Strokecast

Episode 007 — Meet Gerrit Barrere

This week, I talk with Gerrit Barrere about a huge number of topics, as we sat down in a Starbucks south of downtown Seattle.  You can here the soothing sounds of the espresso machine in the background.

Gerrit survived 2 strokes in 2003. We discuss:

  • Gerrit’s stroke story
  • How stroke affected his work
  • Emotional lability and pseudo bulbar affect
  • Stroke Recovery
  • Support Group benefits
  • Demographic shift in stroke
  • Power of stories
  • Tips for new survivors

Before we go further, I do want to give a little content warning. At about the 17 minute mark, we have some discussion of suicidal thoughts. If you find yourself experiencing such thoughts, please talk with your doctor, counselor or any of your therapists. They can help you get the help you need. Remember, your brain may not be giving you the best input after a stroke.

Depression is particularly common in folks post-stroke, and, as Wil Wheaton of Star Trek fame often says, “Depression Lies.”

But back to Gerrit.

I met Gerrit through the Seattle Young Adult Gerrit Barrere ProfileStroke Survivors group. He’s led it for many years and helped hundreds of people connect with one another in that time.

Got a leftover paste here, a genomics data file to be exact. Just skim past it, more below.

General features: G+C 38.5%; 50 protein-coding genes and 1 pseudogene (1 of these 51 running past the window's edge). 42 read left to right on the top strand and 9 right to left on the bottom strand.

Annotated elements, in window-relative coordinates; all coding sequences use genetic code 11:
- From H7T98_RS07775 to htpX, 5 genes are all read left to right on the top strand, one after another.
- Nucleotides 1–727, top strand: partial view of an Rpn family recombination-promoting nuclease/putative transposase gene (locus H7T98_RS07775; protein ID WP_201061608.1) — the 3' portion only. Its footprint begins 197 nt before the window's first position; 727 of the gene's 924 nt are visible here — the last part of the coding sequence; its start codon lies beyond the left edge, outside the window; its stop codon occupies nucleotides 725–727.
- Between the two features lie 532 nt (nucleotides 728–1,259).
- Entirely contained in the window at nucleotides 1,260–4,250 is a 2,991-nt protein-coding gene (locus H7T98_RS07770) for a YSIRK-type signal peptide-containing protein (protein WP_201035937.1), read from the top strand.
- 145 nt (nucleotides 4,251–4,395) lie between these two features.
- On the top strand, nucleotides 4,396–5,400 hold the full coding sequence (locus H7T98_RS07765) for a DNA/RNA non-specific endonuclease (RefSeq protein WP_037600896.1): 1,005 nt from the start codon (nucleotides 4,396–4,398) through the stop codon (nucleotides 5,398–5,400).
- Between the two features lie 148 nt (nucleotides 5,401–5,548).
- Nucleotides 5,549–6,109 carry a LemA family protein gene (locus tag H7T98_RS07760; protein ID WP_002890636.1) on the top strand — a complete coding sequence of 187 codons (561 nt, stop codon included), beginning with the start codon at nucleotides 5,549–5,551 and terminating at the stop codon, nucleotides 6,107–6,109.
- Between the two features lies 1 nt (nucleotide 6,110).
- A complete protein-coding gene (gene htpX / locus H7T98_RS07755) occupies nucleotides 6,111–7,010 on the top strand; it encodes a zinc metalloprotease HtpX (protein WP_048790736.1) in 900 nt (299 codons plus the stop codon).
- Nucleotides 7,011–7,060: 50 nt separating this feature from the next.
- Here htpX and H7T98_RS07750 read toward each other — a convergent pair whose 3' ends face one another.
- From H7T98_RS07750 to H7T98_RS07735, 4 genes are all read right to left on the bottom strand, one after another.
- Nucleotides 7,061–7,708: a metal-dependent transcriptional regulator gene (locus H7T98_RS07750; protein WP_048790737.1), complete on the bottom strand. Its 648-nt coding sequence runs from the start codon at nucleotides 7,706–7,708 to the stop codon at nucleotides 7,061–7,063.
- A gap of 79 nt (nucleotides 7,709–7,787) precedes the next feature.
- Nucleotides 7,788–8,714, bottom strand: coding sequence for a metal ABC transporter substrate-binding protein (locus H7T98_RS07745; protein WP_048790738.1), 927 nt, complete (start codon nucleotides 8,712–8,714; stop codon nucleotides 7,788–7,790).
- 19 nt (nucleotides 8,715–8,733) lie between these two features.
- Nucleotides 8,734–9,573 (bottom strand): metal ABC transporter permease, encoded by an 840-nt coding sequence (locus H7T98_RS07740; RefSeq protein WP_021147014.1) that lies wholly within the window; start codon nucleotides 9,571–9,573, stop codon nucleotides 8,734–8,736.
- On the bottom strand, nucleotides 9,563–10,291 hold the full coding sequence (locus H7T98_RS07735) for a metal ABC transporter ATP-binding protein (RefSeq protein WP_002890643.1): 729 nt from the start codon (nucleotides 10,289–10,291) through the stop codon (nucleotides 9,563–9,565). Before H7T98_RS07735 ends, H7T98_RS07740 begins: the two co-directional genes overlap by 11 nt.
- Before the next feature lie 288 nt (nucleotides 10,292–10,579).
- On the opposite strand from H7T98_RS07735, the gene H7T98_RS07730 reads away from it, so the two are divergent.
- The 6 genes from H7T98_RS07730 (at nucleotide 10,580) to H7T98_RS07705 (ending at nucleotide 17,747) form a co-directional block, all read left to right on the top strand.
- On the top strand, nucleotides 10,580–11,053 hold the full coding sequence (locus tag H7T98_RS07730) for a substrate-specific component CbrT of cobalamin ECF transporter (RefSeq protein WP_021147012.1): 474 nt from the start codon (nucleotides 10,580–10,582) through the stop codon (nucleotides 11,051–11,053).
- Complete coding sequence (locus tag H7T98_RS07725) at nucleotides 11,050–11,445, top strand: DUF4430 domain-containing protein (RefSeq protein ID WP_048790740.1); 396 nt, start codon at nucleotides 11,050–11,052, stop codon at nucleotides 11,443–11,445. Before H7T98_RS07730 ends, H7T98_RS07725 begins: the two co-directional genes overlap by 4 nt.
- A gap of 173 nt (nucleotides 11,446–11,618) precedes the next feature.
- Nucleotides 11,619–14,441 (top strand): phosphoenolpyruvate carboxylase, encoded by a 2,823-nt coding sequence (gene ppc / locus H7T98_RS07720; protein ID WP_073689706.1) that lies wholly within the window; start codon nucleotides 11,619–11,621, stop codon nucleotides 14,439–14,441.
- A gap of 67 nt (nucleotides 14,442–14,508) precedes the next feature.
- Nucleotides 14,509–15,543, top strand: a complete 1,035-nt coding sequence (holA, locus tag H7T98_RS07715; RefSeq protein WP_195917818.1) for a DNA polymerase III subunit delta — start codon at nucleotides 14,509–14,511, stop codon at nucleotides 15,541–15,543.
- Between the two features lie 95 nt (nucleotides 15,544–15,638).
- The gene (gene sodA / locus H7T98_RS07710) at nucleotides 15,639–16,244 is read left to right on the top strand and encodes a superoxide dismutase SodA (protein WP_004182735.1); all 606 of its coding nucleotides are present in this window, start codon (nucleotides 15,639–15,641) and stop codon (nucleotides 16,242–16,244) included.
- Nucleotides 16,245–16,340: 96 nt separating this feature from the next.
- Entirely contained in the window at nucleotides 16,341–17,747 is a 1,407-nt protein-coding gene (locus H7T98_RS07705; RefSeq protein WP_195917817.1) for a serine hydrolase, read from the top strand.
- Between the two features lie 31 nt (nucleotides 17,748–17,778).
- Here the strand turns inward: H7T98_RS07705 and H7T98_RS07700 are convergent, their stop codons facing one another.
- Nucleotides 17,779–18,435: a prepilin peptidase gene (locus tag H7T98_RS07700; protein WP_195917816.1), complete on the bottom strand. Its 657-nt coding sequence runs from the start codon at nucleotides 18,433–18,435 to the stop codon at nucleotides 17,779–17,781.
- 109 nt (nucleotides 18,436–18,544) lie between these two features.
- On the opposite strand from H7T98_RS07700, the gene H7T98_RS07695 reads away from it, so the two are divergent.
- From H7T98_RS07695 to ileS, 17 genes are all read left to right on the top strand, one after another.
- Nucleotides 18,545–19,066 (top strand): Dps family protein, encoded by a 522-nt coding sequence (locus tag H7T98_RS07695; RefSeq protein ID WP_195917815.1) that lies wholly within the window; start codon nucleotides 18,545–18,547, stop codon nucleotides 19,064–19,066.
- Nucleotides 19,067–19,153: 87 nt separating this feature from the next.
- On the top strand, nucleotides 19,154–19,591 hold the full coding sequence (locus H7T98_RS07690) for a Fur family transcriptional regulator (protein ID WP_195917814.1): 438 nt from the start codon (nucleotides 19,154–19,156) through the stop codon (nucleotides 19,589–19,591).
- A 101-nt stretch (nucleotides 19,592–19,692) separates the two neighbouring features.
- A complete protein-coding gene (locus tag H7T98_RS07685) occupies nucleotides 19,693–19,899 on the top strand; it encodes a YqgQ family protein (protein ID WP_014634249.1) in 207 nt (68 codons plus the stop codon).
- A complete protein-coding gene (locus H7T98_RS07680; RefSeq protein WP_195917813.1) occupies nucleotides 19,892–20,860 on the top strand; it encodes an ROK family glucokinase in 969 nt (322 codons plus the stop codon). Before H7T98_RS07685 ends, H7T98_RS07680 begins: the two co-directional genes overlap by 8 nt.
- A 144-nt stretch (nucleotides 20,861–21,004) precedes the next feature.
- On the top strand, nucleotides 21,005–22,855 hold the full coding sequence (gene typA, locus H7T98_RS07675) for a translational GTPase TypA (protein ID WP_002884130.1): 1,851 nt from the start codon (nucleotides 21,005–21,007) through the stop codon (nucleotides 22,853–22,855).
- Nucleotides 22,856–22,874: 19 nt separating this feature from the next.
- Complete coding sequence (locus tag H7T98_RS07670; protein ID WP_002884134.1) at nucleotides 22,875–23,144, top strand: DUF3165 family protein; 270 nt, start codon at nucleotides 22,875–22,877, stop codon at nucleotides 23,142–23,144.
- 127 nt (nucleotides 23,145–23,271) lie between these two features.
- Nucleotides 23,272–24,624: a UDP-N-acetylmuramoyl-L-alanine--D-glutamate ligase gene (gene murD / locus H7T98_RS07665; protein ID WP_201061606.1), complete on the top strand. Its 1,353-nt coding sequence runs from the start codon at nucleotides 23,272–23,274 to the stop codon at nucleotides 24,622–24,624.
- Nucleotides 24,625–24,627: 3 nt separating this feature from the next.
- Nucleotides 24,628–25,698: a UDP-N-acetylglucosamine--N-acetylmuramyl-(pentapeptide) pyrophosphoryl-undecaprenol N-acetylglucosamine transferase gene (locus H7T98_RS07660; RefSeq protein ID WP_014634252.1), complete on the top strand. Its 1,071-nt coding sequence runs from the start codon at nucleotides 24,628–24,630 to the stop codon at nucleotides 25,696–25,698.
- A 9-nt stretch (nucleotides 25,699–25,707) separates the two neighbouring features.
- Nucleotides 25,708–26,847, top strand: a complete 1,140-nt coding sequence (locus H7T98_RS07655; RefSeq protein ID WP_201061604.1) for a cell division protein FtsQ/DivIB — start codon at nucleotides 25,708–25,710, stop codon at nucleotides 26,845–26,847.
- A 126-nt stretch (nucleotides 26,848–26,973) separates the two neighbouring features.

After 13 years at the helm, Gerrit is turning over the leadership of the YASS group to yours truly. If I can manage it half as well as Gerrit has, The group and stroke and caregiver communities of Seattle will have a great future. Wish me luck.

If you’d like to catch up with Gerrit, you can email him at this link. Or, if you’re in the Seattle area, check out the YASS group. We’re always welcoming new stroke survivors and care givers.

During the course of the interview, We talked about a lot of different resources. Here are those links (and a couple others):

Hack of the week

I finally figured out how to open a beer bottle with one hand.

The smart move would be to get a wall mounted bottle opener and mount that to the wall. Maybe someday…

For now I basically use the kitchen counter. I position the bottle opener in place. Then I hold it there with two fingers while I hold the neck of the bottle with the rest of my hand. I position the bottom of the bottle opener on the top of the counter which means I’m holding the bottle in front of the counter. Then I pull down and use the counter to apply pressure to the bottle opener and pop the lid off.

Where do we go from here?

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